http://www.ussmahan.org/HC7.pdf

  • Member since
    January 2007
  • From: Auburn, Alabama
Posted by rotorwash on Tuesday, August 9, 2011 7:39 AM

Nice shots!  Thanks for sharing.  As for the photos, I'm pretty sure they are the ones I scanned, the NOH-6 pic even has the same black mark in the upper right hand corner!  Plus I am the only person who has scanned them to my knowledge (they are slides and the collection is locked away on the 3rd floor), but as I said, it's not about me getting credit just the Museum collections.  I just want folks to realize that they are trying their best to preserve the history of Army Aviation.  

Here's a shot that might be of interest.  A Camo UH-2A shots from the National Museum of Naval Aviation collections:

  • Member since
    August 2011
  • From: Berlin, Germany
Posted by SpotterXY on Wednesday, August 10, 2011 12:39 PM

Thanks for the photo...every single one is interesting.

-----

Jollies and TATs (Tactical Armament Turret 102B, M134 pod with 8.000 rounds) which could be carried instead of the external fueltanks. The crews doesn't seem to like them much and prefered the extra fuel above firepower instead. They were aimed via door/window mounted electro-optical sights.

 

  • Member since
    August 2011
  • From: Berlin, Germany
Posted by SpotterXY on Thursday, August 11, 2011 1:18 PM

Some pics that I got from the grandson of a GoGo (ACH-47A) crewmember and which are used with his kind allowance.

This photo shows ACH-47A #64-13151shortly after the crash which led to its nickname "Stump Jumper" as hit a large tree stump after the forced landing due to enemy fire.

"Stump Jumper" with painted nickname and tree stump.

Some pics of "Stump Jumper" after the groundtaxiing accident  in which it hit an other parked Chinook. The helicopter was a total loss.

  • Member since
    March 2013
Posted by Bob A on Sunday, March 31, 2013 10:13 PM

I was a member of  Night Vision Flight Detachment from 1980 to 1986 and maintained 66-17825 during this period . The main rotor blade in this picture are not the original ones. The original blades were similar to the UH-60 blades with the sweep on the tips. Additionally, there was a Bennie that mounted to the top of the main rotor hub. These items were stored in one of the 2 parts trailer in back of our hanger. There was also the exhaust cowling showmen on the other photos.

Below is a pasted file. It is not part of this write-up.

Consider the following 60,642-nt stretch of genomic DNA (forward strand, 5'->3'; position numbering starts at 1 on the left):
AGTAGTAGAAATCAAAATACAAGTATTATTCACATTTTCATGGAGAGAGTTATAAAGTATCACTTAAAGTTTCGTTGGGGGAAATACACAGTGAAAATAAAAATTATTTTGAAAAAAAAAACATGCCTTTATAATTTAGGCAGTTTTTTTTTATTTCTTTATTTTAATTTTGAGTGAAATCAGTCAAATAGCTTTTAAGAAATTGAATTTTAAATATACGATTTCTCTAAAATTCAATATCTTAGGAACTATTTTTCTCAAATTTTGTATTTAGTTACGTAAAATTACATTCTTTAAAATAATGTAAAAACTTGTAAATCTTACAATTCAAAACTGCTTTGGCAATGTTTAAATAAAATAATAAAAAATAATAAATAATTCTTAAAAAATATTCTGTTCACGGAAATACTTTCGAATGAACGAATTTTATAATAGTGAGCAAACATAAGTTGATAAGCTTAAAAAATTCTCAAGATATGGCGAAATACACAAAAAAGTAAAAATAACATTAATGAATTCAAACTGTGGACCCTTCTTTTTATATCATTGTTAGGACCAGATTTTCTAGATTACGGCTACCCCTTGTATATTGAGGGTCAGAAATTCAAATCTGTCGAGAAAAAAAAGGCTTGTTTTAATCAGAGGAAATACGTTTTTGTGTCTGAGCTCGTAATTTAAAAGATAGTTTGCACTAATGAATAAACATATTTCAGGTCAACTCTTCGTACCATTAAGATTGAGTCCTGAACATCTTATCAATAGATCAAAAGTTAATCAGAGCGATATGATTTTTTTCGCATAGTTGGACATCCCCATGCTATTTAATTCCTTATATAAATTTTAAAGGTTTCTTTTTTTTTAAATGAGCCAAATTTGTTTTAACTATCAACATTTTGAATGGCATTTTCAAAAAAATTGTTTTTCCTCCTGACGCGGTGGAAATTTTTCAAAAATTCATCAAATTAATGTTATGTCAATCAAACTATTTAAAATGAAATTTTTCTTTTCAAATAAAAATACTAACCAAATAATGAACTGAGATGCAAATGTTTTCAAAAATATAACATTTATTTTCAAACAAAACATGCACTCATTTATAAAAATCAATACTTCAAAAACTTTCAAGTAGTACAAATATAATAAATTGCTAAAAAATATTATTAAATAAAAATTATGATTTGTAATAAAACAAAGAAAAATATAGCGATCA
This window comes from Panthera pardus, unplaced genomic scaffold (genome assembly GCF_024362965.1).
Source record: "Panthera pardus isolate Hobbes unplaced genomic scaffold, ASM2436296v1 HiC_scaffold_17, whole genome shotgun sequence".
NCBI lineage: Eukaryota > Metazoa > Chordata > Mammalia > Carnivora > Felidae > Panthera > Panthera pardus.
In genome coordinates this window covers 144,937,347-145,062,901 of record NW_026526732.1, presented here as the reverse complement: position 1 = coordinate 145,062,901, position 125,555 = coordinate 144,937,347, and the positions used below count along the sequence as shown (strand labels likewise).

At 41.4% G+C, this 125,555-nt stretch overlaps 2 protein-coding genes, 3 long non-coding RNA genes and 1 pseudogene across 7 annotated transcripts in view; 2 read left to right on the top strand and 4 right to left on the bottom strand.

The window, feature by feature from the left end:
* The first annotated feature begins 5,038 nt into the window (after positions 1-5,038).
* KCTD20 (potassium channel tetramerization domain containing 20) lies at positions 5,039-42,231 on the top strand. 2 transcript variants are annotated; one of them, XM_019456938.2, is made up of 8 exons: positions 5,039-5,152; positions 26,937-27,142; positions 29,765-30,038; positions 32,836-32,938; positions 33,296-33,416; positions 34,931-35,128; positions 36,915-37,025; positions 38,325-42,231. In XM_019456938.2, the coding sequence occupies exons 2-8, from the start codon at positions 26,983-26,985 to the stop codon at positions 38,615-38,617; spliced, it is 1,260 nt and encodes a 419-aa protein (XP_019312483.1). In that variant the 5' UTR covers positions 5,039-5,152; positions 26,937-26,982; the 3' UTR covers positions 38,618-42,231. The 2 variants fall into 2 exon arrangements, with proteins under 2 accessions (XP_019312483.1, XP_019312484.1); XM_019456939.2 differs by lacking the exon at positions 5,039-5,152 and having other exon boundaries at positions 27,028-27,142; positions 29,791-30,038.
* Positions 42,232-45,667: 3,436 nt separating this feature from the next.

The blades were longer than the standard OH-6 that we used because of their price. The Bennie on the main rotor remained off because of being a headache for daily maintenance or doing per-flight checks. I do know that the bird was sent out on operations that called for them to be installed. To this day I cannot answer what the operation was or where it went during these trips. Unlike our other OH-6 this ones engine was different and was flown at usually 60% power.

I found some old paper work dated May 1977 where the aircraft was sent to Hughes for some work to be done on it.

I remember one flight returning from Aberdeen, where we were running classified Night vision tests. The service ceiling was low when a small private fixed wing came through the clouds about 500 feet in front of us. Thank God that Dave had excellent reflexes and banked hard left and down. The person in the private plane had entered the restricted helicopter low level routes around D.C.

Unfortunately, we just move and I cannot find my pictures of it.  If I can find them I will up load them.

I had a lot of hours in this great helicopter and even more stories about it.

Sincerely,

Bob A.

  • Member since
    January 2007
  • From: Auburn, Alabama
Posted by rotorwash on Tuesday, April 2, 2013 8:01 PM

Bob,

 Thanks for your service, sir!  I really hope you find your photos.  I look forward to seeing them if you do.  Thanks so much for sharing your story with us.

   Ray

  • Member since
    March 2016
Posted by SnoHawk on Tuesday, March 22, 2016 10:42 AM

Bob & All,

 

We are still flying the Hughes NOH-6P up here in Snohomish County, WA.  I am working on replacing the helicopter and finding an aviation museum that will take good care of her. This aircraft has a lot of significant history.  video:

 

Bob, if you find any more photos or history please post them. 

 

Here is a photo from 1994 when our Sheriff's Office picked up 66-17825 in Mississippi. It still had the "duckbill" FLIR mount on the nose.   -Bill

66-17825  Hughes  NOH-6P

 

  • Member since
    October 2004
  • From: Orlando, Florida
Posted by ikar01 on Thursday, March 24, 2016 8:06 PM